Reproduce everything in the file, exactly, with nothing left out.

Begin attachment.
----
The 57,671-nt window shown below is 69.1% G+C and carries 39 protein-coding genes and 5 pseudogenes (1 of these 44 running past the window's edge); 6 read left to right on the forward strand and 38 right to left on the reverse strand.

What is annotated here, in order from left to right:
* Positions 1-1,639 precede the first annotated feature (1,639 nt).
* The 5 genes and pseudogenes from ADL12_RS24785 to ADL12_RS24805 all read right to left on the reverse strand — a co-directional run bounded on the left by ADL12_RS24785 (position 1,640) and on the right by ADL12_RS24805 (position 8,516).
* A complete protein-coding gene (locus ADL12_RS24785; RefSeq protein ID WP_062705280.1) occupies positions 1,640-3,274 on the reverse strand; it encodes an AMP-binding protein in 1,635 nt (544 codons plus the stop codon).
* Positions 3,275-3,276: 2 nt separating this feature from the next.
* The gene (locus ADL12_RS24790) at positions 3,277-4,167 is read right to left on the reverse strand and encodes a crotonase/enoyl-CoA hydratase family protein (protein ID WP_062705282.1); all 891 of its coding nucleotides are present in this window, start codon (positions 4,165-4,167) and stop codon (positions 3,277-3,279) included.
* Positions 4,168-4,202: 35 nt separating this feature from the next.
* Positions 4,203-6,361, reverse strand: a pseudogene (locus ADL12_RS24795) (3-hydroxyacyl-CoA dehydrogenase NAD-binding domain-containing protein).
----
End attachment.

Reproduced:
The 57,671-nt window shown below is 69.1% G+C and carries 39 protein-coding genes and 5 pseudogenes (1 of these 44 running past the window's edge); 6 read left to right on the forward strand and 38 right to left on the reverse strand.

What is annotated here, in order from left to right:
* Positions 1-1,639 precede the first annotated feature (1,639 nt).
* The 5 genes and pseudogenes from ADL12_RS24785 to ADL12_RS24805 all read right to left on the reverse strand — a co-directional run bounded on the left by ADL12_RS24785 (position 1,640) and on the right by ADL12_RS24805 (position 8,516).
* A complete protein-coding gene (locus ADL12_RS24785; RefSeq protein ID WP_062705280.1) occupies positions 1,640-3,274 on the reverse strand; it encodes an AMP-binding protein in 1,635 nt (544 codons plus the stop codon).
* Positions 3,275-3,276: 2 nt separating this feature from the next.
* The gene (locus ADL12_RS24790) at positions 3,277-4,167 is read right to left on the reverse strand and encodes a crotonase/enoyl-CoA hydratase family protein (protein ID WP_062705282.1); all 891 of its coding nucleotides are present in this window, start codon (positions 4,165-4,167) and stop codon (positions 3,277-3,279) included.
* Positions 4,168-4,202: 35 nt separating this feature from the next.
* Positions 4,203-6,361, reverse strand: a pseudogene (locus ADL12_RS24795) (3-hydroxyacyl-CoA dehydrogenase NAD-binding domain-containing protein).